In the ‘data economy’, business marketers and strategists increasingly rely on ‘big data’ to improve decision-making processes, better understand markets and consumer behaviour, and more accurately predict outcomes.
While political scientists ponder the meaning of last year’s unexpected outcomes, business leaders are wondering why data science didn’t pick up the winds of change in the world’s political landscape and whether this failure has implications for businesses that use data to drive their marketing strategies.
The simple – and sobering – message is that data doesn’t eliminate mistakes, entrenched biases, and poor judgment.
A global consumer study by Accenture Strategy illustrates just how easy it is for companies to stick to ostensibly ‘tried and true’ marketing tactics even as their customers drift away.
The report, Seeing beyond the loyalty illusion: It’s time you invest more wisely, gauged the attitudes of 25,426 consumers around the world about their loyalty relationship with brands and organisations. It found that while 90% of companies currently employ some form of customer engagement or loyalty program, 71% of customers claim loyalty programs did not engender loyalty, and 23% of consumers demonstrated a “negative or non-existent reaction” to loyalty programs - particularly younger consumers.
The report concluded: “Loyalty still matters. It always will. But today, as the correlation between customers’ loyalty sentiments and purchasing behaviours continues to weaken, it’s becoming clear that the old loyalty rules no longer apply”.
How can businesses be so out of touch with their customers at a time when there has never been more data available about consumers’ behaviours and attitudes?
Mark van Rijmenam, CEO of Datafloq, says the crucial point is not access to data, but rather - how that data is used.
“You can have two companies where both have access to the same data but different analyses can result in different insights and outcomes”, he says.
Van Rijmenam says the quality of data analysis – not data itself – is the key to developing a competitive advantage. He believes that as the transition to the digital economy deepens that data will become the stock-in-trade of every business, which will require a change in mindset. It’s an adjustment he believes businesses should be making now.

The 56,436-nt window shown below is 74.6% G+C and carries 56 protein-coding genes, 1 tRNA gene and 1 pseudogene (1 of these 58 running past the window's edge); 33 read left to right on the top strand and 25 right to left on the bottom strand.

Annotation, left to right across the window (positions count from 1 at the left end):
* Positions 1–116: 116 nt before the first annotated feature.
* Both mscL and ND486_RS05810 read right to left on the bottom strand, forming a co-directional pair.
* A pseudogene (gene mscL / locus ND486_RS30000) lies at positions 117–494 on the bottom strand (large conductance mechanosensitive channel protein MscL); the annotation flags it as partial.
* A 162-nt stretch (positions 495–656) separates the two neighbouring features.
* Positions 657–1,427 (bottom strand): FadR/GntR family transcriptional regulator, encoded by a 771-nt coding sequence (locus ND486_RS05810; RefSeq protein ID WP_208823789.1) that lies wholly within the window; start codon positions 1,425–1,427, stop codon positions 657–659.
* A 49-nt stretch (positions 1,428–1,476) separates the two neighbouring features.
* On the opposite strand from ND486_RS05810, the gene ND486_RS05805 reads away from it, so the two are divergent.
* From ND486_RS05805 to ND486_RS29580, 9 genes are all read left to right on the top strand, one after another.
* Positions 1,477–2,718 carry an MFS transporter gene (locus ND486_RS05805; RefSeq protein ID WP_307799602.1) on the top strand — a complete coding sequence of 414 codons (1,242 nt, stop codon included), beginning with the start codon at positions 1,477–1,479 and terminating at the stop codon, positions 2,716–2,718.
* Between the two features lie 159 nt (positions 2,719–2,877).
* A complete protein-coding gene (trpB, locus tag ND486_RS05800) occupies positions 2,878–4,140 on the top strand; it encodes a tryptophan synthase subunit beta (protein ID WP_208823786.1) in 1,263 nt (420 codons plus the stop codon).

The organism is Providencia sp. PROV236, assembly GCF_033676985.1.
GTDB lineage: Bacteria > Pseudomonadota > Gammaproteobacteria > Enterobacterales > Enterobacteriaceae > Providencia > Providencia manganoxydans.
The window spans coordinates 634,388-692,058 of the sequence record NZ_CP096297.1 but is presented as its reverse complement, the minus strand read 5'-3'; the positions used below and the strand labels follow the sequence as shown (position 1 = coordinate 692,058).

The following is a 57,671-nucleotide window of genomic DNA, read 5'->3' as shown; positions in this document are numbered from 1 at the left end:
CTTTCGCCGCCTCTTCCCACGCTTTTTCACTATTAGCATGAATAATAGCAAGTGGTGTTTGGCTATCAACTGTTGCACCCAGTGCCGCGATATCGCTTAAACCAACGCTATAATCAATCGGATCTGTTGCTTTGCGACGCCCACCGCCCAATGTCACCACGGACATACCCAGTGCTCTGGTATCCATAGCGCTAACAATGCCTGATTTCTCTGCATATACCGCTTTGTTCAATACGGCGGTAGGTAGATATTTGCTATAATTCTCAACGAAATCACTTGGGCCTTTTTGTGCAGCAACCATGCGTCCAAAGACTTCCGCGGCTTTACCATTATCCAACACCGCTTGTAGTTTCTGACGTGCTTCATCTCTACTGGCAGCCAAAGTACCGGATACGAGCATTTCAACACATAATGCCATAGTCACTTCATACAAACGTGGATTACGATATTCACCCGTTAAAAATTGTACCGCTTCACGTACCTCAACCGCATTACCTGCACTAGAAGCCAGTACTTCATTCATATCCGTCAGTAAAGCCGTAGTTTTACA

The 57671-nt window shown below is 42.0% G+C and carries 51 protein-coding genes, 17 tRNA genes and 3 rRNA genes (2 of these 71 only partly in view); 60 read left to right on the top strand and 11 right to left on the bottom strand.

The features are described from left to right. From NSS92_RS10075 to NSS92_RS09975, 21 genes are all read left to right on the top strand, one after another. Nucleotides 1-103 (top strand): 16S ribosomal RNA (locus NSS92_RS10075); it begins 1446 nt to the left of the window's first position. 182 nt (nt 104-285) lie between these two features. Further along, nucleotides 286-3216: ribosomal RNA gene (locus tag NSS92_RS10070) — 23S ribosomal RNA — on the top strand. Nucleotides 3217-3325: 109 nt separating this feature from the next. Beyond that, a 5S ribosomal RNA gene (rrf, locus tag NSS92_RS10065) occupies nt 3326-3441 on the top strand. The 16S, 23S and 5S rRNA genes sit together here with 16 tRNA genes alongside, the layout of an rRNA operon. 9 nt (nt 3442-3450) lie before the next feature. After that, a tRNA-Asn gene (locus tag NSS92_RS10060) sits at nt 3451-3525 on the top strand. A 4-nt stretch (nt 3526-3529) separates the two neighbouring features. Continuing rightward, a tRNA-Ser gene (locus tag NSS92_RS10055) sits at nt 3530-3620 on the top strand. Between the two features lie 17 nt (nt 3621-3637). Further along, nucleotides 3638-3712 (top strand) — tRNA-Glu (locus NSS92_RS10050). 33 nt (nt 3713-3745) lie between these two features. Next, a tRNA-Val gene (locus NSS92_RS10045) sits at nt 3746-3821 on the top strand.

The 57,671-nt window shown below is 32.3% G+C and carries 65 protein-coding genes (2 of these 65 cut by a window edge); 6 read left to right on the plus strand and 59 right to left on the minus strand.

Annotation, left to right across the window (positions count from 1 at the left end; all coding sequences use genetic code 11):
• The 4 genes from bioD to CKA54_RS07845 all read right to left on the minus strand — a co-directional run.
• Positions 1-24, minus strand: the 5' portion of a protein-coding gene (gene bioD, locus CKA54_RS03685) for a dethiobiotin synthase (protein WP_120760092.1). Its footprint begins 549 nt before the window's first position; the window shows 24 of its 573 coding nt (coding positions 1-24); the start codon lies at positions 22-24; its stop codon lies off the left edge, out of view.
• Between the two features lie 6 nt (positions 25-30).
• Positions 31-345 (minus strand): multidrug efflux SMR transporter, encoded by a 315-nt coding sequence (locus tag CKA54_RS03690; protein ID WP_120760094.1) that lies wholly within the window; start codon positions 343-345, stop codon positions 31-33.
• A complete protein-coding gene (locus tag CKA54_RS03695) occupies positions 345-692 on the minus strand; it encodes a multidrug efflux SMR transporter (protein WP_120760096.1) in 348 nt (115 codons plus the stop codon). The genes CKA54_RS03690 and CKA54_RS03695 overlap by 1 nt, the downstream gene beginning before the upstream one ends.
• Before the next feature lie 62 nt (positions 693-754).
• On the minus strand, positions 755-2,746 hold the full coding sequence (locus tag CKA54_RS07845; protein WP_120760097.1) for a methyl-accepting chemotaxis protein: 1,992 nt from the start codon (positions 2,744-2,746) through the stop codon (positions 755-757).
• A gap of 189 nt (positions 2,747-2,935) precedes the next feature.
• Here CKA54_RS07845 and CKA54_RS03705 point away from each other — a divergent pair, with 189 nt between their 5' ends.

“We’re all data businesses. Every company should consider itself a data company – a data company that happens to create consumer products. If you have that perspective, it changes everything,” van Rijmenam says.
“We’re all data businesses. Every company should consider itself a data company – a data company that happens to create consumer products. If you have that perspective, it changes everything.”Mark van Rijmenam, Founder of Datafloq
During a recent trip to Australia, Andrew Davis, an internationally recognised thought leader in content marketing, observed that “marketers have a real problem understanding the difference between reporting on the right things and measuring the right things”.
“Marketers have this unbelievable and uncanny ability to inspire people to buy the things they sell…there are great ways to measure that. There are very simple ways, you can use things like Google Trends, which is one of my favourite tools, to actually chart and measure how a market moves; and then you can actually measure your impact on the market.”
In a data-rich environment, Davis says the ability exists to segment markets and target customers like never before, yet many companies still utilise a broad brush approach.
“In the online world, we have this belief we should target everyone, when in fact, targeting everyone reaches no one. We've really got to get past the idea that we can't target in very smart ways” he says.
“We have this unbelievable power to dive deep into an audience. I call it fractal marketing. If you take the audience you're going after and you divide and sub-divide your audience constantly, you'll find a new audience that you never knew you could address.”
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